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April 19, 1989 - Image 11

Resource type:
The Michigan Daily, 1989-04-19

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The Michigan Daily - Wednesday, April 19, 1989 -Page,I 1


hat a

way to spend Passover


C HRISTMAS is coming. Their
chords are sounding fat. And for only
600 pennies in the Blind Pig's hat,
you can experience tomorrow the
most unique Las Vegas-related expe-
rience you can have without belong-
ing to an organized crime family.
The Nevada-based power-pop
;group, originally from Boston,
combine catchy, even saccharine,
song structures with a hard-hitting
three-piece delivery and absurdist
bad-dream lyrics for a musical effect
that's something like surfing with
Salvador Dali. Something hard,
gritty, and real, but at the same time
flashy, surreal, and cartoon-like.
Something - well, something kind
of like Las Vegas.
Which brings us to the obvious
question: why the hell does a (semi-)
successful band quit a burgeoning
music scene for the land of Wayne
Newton? Was it the $4.99 steak
"Everybody always asks us why
(we moved)," replies guitarist/singer
Michael Cudahy. "Nobody ever asks
us how. How we had to rent a U-
Haul... the rain of mackerel, the ter-
rible vision of the bleeding moon...
the hawk that swooped up the ar-
madillo in mid-air." He mentions
something about liking the desert
and trails off.
As you may have guessed,
Christmas are what journalists like
to call "quotable." You might expect
that from a band with songs like
"Richard Nixon," which asserts that
the chief exec was not merely a
crook but also a cannibal - hosting
"White House backyard baby roast
fiestas" and sporting a apron reading
"Hail to the Chef."
But their lunacy (e.g., "Pumpkin-
head" and "Fish-Eye Sandwich" from
their acclaimed '86 debut, I n
Excelsior Dayglo) has caused them
to be lumped by some into the "joke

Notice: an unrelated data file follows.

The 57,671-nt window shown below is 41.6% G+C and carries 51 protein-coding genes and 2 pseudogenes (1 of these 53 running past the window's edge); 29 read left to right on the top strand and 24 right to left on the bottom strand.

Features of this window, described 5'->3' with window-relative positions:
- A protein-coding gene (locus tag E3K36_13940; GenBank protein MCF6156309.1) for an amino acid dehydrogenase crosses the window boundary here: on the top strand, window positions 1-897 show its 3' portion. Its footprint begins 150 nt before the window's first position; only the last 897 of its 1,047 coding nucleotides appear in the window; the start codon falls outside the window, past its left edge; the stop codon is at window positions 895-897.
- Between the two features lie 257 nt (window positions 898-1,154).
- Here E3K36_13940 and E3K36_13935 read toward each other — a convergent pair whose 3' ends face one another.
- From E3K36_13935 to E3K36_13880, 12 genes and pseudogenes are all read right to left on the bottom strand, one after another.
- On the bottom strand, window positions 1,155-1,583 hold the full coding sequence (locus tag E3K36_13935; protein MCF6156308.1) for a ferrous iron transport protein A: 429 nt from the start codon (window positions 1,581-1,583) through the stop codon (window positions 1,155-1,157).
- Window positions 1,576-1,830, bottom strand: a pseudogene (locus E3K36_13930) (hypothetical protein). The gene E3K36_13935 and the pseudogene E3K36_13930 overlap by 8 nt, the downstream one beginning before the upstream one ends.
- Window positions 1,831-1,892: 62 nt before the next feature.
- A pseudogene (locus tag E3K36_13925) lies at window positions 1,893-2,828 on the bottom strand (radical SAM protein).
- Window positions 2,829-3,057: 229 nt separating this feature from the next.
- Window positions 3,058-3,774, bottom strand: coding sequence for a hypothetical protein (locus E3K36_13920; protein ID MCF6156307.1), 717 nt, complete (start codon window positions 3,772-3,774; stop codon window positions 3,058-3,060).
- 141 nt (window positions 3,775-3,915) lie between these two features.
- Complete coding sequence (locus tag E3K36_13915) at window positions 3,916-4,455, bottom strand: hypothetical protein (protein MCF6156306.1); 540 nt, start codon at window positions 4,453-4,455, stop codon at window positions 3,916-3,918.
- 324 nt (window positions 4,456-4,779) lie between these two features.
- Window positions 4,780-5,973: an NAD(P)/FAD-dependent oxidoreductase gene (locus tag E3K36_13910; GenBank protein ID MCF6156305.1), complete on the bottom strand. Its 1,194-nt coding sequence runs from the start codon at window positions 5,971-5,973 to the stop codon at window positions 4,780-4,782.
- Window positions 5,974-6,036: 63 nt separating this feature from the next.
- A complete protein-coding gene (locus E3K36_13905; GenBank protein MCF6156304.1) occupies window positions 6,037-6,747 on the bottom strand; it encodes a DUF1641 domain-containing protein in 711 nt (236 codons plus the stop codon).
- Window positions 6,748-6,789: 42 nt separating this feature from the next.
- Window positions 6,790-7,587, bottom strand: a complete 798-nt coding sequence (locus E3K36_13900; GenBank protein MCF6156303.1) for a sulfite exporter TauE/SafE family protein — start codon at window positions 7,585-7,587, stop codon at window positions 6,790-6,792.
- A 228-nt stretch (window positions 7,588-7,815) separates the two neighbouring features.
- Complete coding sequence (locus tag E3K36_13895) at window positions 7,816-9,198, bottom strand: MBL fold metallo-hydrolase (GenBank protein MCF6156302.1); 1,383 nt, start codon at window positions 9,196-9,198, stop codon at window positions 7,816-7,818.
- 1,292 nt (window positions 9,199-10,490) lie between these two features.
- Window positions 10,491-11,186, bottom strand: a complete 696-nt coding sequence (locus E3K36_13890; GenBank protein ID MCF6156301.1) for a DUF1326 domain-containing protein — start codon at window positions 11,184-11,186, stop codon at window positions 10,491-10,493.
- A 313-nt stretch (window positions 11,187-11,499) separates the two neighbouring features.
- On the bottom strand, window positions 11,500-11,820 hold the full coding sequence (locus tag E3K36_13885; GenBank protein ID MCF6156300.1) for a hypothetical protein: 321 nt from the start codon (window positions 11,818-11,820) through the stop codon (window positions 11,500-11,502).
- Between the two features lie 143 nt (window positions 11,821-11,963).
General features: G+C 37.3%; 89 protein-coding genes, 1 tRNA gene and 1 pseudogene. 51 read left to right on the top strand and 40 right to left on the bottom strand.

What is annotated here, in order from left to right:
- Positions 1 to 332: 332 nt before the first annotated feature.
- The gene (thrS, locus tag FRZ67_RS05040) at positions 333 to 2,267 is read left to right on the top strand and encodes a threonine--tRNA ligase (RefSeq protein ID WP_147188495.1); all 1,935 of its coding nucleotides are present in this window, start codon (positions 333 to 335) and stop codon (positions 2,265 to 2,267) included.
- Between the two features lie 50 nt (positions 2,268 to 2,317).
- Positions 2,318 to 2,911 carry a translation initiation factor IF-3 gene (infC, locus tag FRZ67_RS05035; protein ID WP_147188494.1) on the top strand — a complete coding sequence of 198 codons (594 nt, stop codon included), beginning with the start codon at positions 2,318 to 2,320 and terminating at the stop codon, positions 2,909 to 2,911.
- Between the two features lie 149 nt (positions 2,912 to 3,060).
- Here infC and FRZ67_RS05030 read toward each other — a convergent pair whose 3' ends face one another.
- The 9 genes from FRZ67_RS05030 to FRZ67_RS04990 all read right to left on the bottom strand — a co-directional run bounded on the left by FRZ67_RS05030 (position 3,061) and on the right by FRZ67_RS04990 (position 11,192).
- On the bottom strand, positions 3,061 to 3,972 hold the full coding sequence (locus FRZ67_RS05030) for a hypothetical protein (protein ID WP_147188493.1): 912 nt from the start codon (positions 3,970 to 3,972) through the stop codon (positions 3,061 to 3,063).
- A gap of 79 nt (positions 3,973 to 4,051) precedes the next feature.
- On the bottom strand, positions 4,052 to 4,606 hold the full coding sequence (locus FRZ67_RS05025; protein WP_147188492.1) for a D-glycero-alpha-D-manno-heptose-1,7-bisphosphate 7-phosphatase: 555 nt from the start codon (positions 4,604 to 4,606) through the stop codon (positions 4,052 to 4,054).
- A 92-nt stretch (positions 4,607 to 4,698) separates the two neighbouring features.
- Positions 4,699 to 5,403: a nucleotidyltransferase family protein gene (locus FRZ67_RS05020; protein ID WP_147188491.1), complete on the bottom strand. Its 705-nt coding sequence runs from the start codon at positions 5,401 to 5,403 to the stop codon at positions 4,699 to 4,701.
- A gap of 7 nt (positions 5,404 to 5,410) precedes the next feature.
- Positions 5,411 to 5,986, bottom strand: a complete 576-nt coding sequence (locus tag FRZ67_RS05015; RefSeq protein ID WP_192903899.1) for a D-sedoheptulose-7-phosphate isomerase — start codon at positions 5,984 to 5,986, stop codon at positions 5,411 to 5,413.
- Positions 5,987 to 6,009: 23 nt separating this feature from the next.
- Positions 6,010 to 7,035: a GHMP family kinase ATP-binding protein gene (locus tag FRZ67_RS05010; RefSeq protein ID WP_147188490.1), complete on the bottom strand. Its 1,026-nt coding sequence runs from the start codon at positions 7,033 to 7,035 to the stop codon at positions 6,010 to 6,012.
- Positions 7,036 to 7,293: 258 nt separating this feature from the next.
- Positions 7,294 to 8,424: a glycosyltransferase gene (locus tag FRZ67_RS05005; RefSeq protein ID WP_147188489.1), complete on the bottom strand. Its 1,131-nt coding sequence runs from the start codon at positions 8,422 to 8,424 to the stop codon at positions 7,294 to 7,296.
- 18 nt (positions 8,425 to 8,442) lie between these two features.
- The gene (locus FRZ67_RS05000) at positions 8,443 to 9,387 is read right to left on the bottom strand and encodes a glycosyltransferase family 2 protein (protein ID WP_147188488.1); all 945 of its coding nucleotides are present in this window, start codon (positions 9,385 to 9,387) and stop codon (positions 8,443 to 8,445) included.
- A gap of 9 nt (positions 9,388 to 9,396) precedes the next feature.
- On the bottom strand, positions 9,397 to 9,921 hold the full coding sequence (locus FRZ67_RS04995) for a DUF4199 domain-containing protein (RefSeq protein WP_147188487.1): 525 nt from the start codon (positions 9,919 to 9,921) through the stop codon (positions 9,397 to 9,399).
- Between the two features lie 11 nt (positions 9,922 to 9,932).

band" bin with the Dead Milkmen
and Mojo - an association they
"We have a sense of humor, and
sometimes we use it," says drum-
mer/singer Liz Cox. "That doesn't
mean we're not serious."
Toward this end, the band will
probably leave their infamous wig
collection at home this tour. "People
were becoming more concerned with

what we were going to put on our
heads than with the music," says
Maybe the move will draw atten-
tion to the even more interesting
goings-on inside the band's heads, as
Christmas are what jour-
nalists like to call 'quot-
able.' You might expect
that from a band with
songs like 'Richard Nix-
on,' which asserts that the
chief exec was not merely
a crook but also a can-
shown by their second and latest al-
bum, Ultraprophets of Thee Psy-
chick Revolution. Even though the
liner notes suggest "you listen to
this album while nude," the lyrics
take on, among other things, the
AIDS epidemic.
"Human Chain," featuring a
lethal, Latin guitar lick and vocal
trade-offs that sonically move the
virus "from me - to she - to he
- to me - into eternity," explores
the dehumanization of its victims
("First you disappear from sight/
Then you reappear in black and

white"). Cudahy, who wrote the
lyrics, says he considers the disease a
greater threat than nuclear war.
But they don't slight the bomb,
either; "This is Not a Test" and
"Warhog" both tackle it - the latter
declaring, "the bomb is good." Cud-
ahy says he sees the Big One as an
"anti-body for human beings" who
have abused the world. He adds,
though, that "I do want to live -
I'm as selfish as anyone else."
Their lyrical brutality is reflected
in the band's music, the musical
equivalent of a Punch and Judy show
(which they in fact pay tribute to on
"Punch and Judy," a commentary on
spouse beating that Cudahy calls "a
paean to senseless violence"). Over
Nicholas (no relation) Cudahy's
imaginative bass and their own in-
strumental slashings, Cox and
Michael Cudahy's vocal lines twist
around each other like stripes on a
peppermint-and-acid candy cane. The
resultant sound owes as much to the
Beach Boys as the Dead Boys.
To hell with sugar plums - with
a musical menu of Bar-B-Qed babies
and fish eye sandwiches, Christmas,l
true to their name, promises the
most eventful supper since the Last
CHRISTMAS will play at the Blind
Pig tomorrow at 10 p.m., with the
Opossums opening. Cover is $6. Be
there,for X's sake.

What's missing from this picture? OK, besides their clothing. Answer: Christmas' trademark wigs, which the
band (from left, Michael Cudahy, Liz Cox, and Nicholas Cudahy) probably won't be wearing on this tour:


Kichigan Telef und

Ex-p-e-r" i e-n-ce

Th~at P'ay-

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